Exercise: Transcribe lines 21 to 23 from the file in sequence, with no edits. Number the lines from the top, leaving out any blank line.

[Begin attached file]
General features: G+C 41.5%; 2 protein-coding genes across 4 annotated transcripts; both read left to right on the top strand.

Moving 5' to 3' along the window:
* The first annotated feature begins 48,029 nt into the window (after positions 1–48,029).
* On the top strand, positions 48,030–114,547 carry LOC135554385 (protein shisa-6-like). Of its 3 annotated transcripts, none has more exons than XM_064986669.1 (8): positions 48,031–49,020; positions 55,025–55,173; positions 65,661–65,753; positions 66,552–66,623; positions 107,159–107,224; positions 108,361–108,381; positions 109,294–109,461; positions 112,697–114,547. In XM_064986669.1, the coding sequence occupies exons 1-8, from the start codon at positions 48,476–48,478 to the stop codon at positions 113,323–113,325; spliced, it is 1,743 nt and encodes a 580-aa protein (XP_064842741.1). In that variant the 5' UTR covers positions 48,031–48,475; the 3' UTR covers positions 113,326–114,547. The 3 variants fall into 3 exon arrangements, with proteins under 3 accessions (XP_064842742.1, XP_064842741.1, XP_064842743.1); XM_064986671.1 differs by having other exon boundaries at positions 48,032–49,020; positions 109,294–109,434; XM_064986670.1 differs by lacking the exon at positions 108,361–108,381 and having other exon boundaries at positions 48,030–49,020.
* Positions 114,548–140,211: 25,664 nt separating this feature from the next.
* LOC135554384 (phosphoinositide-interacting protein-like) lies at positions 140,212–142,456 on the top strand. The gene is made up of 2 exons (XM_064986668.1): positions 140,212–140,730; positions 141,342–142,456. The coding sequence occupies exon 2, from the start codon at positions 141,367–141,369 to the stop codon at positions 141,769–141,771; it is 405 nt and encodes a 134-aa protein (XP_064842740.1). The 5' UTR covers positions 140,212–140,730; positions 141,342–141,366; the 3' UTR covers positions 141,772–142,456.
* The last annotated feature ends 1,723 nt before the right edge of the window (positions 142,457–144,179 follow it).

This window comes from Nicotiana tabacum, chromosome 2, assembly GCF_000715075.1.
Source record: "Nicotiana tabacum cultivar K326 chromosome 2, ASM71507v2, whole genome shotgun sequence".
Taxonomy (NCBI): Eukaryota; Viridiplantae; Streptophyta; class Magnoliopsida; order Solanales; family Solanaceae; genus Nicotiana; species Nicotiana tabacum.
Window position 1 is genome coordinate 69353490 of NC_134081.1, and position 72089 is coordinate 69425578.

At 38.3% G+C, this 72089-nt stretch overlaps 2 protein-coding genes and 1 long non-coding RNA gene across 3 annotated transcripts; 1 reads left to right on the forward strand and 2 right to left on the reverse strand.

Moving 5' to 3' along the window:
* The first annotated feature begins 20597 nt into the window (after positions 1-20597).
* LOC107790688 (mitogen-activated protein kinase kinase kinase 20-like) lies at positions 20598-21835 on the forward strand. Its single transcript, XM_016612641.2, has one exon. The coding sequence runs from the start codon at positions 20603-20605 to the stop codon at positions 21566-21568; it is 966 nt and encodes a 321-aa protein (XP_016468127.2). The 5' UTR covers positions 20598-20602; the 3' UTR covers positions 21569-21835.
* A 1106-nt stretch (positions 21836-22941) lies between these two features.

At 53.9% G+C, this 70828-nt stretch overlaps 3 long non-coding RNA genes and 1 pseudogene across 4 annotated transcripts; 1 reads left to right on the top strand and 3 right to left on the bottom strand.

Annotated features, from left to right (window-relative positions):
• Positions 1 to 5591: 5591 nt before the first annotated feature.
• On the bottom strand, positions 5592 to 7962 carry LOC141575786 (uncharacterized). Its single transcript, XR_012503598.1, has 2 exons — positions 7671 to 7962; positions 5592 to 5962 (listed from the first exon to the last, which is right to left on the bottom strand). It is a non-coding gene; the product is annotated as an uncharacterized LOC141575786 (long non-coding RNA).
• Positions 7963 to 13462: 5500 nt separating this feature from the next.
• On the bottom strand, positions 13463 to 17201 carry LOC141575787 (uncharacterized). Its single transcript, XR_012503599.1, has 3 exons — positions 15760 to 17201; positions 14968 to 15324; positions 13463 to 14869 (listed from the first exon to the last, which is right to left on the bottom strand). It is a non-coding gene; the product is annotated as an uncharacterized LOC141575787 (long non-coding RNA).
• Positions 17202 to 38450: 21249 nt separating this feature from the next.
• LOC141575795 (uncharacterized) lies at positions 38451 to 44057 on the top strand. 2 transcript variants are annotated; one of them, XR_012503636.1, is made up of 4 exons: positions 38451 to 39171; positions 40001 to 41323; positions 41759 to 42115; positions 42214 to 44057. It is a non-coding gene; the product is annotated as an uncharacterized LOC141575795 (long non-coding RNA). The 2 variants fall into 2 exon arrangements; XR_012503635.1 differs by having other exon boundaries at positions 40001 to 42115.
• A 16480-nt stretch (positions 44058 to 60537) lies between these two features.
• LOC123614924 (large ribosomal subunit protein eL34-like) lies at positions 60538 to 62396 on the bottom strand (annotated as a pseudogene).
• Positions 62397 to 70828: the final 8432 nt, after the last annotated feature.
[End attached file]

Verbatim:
• Positions 7963 to 13462: 5500 nt separating this feature from the next.
• On the bottom strand, positions 13463 to 17201 carry LOC141575787 (uncharacterized). Its single transcript, XR_012503599.1, has 3 exons — positions 15760 to 17201; positions 14968 to 15324; positions 13463 to 14869 (listed from the first exon to the last, which is right to left on the bottom strand). It is a non-coding gene; the product is annotated as an uncharacterized LOC141575787 (long non-coding RNA).
• Positions 17202 to 38450: 21249 nt separating this feature from the next.